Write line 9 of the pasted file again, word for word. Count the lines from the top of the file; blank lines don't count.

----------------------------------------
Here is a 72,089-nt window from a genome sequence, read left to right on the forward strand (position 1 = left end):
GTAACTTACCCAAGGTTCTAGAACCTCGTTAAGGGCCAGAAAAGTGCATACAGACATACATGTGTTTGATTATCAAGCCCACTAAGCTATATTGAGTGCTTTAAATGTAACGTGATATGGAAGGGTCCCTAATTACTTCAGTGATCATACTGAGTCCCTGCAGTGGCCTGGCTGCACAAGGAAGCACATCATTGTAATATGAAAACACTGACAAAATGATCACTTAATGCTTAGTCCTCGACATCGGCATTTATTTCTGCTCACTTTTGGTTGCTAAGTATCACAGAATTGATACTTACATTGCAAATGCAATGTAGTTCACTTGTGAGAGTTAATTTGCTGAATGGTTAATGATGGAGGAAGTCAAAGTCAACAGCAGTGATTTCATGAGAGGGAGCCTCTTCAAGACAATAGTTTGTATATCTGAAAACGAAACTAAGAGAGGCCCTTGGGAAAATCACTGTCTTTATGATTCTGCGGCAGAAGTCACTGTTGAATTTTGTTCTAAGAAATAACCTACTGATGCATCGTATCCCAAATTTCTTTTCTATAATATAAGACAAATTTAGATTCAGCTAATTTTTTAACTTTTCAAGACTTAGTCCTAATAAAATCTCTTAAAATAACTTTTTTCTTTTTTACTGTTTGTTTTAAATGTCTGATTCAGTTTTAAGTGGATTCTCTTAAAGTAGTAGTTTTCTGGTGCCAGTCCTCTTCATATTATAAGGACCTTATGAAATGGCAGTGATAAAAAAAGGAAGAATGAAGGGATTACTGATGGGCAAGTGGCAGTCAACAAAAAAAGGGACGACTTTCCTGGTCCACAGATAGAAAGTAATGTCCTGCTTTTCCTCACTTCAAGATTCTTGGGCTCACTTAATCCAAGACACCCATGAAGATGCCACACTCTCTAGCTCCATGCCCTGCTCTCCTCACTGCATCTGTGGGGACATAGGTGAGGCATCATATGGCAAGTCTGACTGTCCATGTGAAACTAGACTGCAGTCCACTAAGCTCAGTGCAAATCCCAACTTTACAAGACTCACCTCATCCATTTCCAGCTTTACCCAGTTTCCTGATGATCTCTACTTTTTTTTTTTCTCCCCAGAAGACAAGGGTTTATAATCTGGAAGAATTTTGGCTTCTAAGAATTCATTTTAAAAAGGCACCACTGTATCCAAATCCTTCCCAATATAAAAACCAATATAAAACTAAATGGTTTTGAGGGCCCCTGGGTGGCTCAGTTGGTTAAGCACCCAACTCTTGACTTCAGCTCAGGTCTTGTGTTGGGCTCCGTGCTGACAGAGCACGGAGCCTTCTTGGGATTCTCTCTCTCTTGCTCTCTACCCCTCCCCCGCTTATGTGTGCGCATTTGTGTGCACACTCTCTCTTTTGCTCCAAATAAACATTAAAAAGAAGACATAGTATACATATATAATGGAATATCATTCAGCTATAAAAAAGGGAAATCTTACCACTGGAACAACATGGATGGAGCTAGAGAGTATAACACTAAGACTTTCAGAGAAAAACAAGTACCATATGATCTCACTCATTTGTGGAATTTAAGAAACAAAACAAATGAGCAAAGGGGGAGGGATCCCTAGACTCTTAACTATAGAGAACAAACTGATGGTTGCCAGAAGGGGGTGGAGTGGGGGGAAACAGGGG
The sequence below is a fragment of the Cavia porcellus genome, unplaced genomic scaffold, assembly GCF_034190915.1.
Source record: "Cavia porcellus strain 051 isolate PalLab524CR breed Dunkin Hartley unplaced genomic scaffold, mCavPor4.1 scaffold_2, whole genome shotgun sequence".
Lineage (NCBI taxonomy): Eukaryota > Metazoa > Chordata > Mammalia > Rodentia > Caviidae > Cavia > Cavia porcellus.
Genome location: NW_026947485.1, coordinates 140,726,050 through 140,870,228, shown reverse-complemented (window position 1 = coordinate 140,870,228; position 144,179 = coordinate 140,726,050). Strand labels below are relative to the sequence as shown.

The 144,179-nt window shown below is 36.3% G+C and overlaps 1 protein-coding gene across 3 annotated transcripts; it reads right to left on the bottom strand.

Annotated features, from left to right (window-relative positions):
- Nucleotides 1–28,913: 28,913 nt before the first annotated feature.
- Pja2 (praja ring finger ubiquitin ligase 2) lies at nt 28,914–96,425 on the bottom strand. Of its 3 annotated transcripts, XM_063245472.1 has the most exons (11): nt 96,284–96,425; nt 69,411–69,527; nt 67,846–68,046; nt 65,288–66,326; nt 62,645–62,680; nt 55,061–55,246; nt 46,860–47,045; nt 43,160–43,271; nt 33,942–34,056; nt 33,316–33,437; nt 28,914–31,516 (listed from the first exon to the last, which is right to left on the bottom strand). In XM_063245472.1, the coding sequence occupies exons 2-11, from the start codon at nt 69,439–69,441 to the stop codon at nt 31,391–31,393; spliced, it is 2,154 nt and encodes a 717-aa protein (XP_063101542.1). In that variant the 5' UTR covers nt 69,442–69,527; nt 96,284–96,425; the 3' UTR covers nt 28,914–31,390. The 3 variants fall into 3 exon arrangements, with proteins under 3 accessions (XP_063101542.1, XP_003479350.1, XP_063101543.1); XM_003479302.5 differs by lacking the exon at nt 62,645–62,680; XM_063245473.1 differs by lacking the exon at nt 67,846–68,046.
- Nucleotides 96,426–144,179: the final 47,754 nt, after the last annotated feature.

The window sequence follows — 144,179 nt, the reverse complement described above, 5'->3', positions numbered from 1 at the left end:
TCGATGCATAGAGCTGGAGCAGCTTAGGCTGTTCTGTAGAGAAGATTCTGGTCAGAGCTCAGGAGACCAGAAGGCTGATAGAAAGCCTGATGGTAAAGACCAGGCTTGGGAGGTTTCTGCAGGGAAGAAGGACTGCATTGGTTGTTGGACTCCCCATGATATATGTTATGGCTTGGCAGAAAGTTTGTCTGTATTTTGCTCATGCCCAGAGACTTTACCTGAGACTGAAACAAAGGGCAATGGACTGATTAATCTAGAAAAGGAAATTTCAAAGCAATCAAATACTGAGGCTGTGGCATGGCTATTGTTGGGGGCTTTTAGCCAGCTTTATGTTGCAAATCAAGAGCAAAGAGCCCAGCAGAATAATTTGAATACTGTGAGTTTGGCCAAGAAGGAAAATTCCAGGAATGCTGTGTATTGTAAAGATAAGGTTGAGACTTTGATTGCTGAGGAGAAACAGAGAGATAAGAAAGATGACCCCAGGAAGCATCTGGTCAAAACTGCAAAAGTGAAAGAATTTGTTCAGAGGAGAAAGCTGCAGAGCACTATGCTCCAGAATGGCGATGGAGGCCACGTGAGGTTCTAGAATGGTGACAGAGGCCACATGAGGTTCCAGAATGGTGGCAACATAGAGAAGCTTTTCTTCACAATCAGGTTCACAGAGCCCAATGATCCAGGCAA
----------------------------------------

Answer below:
- Nucleotides 1–28,913: 28,913 nt before the first annotated feature.